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Date of Award


Degree Type

Capstone Project (On-Campus Access Only)

Degree Name

Doctor of Physical Therapy (DPT)

First Advisor

Mary Painter, PT, PhD, DPT


Subtalar joint and hindfoot measurements are commonly made in the clinic to assess foot and ankle positions in cases of lower extremity dysfunctions. The research studies we reviewed were limited to reliability studies of hindfoot or subtalar joint assessment. Most of the studies we encountered in our literature review addressed the subject of a tester’s experience in measuring as it relates to measurement reliability, however few studies found that experience had a lot of bearing on how reliably the measures could be taken. Based on the studies we encountered, the use of goniometric measurements for clinical assessment and interventions is mostly unreliable. We acknowledge, however, that no other current tools are available to allow for these clinical measures to be made objectively without additional costs or training. Therefore, we recommend cautious use of closed-chain measurements with careful consideration for the impact of potential measurement error on intervention choices.

Clinical Interest: During our clinical internships and in our physical therapy classes we have encountered subtalar and hindfoot assessment techniques, and have received beginning level training in the assessment of the hindfoot and its motions. These experiences made us question the reliability and validity of the current measuring techniques, especially with regard to using non-weight bearing measures to assess or control weight bearing activity. Our clinical question is concerned with the reliability with which these biomechanical measurement techniques can be taken. We had no specific patient scenario on which to base this question, only the concept that we as physical therapists need to take a deeper look into the reliability of our measures in the assessment of foot dysfunction. The present climate of physical therapy is moving to evidence based practice, however the current research does not always agree with the current standards of practice.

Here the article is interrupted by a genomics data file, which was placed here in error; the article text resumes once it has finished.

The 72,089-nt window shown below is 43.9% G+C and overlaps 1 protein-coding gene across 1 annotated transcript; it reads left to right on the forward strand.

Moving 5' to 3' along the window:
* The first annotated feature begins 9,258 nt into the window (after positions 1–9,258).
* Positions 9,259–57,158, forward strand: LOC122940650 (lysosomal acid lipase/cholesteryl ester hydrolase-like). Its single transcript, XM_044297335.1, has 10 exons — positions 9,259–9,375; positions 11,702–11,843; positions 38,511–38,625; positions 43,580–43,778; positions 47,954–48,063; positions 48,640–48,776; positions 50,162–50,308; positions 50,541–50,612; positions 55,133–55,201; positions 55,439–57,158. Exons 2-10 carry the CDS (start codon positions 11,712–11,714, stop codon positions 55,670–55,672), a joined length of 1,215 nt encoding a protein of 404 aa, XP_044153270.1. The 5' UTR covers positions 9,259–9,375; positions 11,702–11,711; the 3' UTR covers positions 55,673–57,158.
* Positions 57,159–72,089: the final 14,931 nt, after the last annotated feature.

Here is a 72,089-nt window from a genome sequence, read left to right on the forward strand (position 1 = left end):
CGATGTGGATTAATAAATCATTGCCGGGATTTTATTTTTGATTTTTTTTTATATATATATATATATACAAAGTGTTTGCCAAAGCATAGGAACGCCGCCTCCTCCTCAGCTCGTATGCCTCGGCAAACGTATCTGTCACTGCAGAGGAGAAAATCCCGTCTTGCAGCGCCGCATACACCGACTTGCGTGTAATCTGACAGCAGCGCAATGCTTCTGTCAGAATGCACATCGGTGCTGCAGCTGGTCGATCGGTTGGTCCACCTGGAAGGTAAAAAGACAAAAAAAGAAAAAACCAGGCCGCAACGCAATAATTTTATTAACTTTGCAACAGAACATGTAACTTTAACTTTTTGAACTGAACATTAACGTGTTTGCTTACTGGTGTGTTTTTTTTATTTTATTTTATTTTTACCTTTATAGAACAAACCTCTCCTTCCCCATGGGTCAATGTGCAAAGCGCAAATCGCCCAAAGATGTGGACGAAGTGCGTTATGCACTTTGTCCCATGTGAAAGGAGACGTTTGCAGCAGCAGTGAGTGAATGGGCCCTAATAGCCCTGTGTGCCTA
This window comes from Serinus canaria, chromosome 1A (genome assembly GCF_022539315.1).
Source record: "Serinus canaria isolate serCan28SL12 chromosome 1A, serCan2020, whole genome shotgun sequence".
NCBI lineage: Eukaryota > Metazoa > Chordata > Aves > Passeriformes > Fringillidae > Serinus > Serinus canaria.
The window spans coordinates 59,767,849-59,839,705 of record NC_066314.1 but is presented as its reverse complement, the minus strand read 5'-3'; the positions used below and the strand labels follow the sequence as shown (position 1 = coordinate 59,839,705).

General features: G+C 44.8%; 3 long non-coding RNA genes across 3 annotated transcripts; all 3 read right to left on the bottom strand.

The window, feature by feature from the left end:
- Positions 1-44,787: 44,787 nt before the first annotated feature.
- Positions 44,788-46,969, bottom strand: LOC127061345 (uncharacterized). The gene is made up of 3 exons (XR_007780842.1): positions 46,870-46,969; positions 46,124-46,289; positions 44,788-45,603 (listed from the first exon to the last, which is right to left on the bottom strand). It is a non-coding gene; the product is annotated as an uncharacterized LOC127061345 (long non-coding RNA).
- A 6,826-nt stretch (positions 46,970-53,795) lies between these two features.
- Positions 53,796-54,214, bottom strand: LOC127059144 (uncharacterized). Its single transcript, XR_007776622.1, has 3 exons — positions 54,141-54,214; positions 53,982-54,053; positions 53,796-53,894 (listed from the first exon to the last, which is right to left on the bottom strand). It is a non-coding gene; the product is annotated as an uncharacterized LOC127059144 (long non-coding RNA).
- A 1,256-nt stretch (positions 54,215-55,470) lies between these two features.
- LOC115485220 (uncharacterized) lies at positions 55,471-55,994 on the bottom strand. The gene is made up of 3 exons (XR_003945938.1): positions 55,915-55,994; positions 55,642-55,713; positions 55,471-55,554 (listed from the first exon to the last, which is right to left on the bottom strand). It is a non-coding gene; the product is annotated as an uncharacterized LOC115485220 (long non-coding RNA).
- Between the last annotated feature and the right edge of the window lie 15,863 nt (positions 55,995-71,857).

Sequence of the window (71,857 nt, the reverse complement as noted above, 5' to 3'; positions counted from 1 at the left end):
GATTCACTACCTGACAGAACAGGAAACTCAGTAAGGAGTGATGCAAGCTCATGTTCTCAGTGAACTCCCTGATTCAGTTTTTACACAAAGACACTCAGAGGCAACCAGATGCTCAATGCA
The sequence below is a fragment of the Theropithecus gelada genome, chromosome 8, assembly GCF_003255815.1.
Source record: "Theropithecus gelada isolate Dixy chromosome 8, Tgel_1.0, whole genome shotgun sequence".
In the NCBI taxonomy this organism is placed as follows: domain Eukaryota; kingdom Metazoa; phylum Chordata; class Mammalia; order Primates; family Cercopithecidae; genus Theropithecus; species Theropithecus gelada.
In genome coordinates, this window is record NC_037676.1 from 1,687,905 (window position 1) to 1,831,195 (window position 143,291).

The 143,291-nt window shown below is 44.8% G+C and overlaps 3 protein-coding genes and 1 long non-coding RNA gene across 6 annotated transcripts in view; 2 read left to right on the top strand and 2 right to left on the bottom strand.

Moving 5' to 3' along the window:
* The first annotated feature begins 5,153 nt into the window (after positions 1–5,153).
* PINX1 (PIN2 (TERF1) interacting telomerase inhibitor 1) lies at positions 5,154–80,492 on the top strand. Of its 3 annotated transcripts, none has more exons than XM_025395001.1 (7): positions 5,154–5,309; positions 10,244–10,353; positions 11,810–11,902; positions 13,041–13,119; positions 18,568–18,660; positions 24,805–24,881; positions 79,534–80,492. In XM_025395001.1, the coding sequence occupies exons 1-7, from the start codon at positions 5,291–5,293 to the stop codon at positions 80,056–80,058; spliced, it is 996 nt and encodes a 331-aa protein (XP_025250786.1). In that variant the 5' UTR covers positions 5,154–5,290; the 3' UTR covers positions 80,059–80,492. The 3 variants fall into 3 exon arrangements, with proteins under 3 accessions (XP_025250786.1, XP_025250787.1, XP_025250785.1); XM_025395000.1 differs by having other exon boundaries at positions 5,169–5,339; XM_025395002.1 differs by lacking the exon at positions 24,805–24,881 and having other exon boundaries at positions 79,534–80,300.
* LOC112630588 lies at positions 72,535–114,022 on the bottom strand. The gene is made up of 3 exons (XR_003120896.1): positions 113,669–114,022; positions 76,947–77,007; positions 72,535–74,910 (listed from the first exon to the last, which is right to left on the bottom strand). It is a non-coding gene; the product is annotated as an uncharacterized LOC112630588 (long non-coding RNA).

Our clinically answerable question: Population: Adults with foot and ankle dysfunctions. Tests: Physical therapy assessment of subtalar or hindfoot position in both open and closed kinetic chain postures using various measurement tools (e.g. goniometry, inclinometer). Comparison: None. Outcome: Intra and Intertester reliability


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